Mexican Military Clashes with Self Defense Groups During Rescue of Captured Soldiers

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AP File Photo/Eduardo Verdugo

Mexican soldiers clashed with a self-defense group in a rural town in southern Mexico during an effort to rescue several soldiers held by villagers. The clash resulted in the death of a 12-year-old and injuries to four other villagers, including two children.

The clash took place this week in the rural community of Santa Maria Ostula in the Mexican state of Michoacán, Mexico’s Proceso magazine reported.

The villagers in that town had captured close to 100 soldiers and held them in an effort to establish a dialogue with Mexican authorities as to the release of self-defense group leader Semei Verdia.

Mexican authorities had captured Verdia. They accused him of possessing various weapons restricted for military use, including two AK-47s as well as a handgun and other weapons, a news release from Mexico’s Attorney General’s Office revealed.

After the capture of their leader, the villagers took to the streets and captured the soldiers. Rather than agree to a dialogue, the Mexican military deployed a large contingent of soldiers who stormed the town and clashed with the villagers. They ultimately rescued their comrades.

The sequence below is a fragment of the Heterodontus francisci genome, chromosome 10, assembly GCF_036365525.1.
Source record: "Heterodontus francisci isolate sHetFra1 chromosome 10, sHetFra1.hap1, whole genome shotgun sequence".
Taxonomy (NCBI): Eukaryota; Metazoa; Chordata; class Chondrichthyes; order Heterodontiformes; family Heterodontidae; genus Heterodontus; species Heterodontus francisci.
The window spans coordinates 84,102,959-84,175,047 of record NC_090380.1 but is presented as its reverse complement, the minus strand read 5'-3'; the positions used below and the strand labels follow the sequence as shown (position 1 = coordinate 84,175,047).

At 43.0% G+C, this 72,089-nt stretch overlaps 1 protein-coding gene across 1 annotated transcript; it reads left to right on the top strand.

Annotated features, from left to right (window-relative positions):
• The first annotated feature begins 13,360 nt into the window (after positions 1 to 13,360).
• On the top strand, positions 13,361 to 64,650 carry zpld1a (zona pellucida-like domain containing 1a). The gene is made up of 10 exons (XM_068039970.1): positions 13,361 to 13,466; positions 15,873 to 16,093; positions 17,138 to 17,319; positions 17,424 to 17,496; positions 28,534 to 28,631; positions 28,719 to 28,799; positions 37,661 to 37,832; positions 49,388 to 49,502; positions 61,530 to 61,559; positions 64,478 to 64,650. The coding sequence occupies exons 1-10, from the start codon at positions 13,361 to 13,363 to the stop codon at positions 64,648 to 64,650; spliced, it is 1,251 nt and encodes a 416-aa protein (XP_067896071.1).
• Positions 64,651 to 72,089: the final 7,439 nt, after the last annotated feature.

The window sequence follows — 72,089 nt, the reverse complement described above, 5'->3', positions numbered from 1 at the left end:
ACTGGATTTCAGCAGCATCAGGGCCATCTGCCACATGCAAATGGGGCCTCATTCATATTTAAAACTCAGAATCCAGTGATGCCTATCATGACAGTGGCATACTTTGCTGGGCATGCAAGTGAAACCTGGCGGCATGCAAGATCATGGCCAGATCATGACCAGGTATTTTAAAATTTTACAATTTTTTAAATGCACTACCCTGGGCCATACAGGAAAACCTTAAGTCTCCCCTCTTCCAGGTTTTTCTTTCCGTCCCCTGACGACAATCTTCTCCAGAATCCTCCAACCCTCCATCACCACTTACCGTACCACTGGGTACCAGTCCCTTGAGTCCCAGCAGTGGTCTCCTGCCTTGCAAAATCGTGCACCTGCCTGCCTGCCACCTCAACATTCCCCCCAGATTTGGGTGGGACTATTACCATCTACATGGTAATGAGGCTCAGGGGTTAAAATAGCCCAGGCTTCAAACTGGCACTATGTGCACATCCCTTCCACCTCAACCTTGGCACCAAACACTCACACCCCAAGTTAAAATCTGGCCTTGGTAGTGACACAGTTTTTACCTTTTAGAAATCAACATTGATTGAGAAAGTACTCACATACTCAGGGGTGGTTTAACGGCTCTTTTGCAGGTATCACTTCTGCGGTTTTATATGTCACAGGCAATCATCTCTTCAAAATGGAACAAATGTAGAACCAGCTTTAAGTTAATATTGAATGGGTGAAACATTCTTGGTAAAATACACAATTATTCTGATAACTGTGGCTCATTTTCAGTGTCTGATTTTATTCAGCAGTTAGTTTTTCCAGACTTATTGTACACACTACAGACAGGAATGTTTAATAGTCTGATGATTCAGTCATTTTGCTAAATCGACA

The clash resulted in the death of 12-year-old Heliberto Reyes Garcia.

In the southern parts of Mexico, the out of control violence on the part of cartels such as the Knights Templars has led to villagers from various towns taking up arms in an effort to protect their families.

The general sentiment often described by these groups is that the Mexican government won’t protect them from the drug cartels. According to various news outlets in Mexico, self-defense groups have popped up in various states, but they are often met with a swift response from Mexican authorities who push to disarm them rather than work with them to fight the cartels.

The most famous case of the government going after self-defense groups has been the case of Jose Mireles, a small-town doctor who ended up taking arms and leading a group to run out the Knights Templars from his village.

Soon the group gained international fame but the government pushed to disarm them. Mireles currently sits in a Mexican prison on weapons charges.

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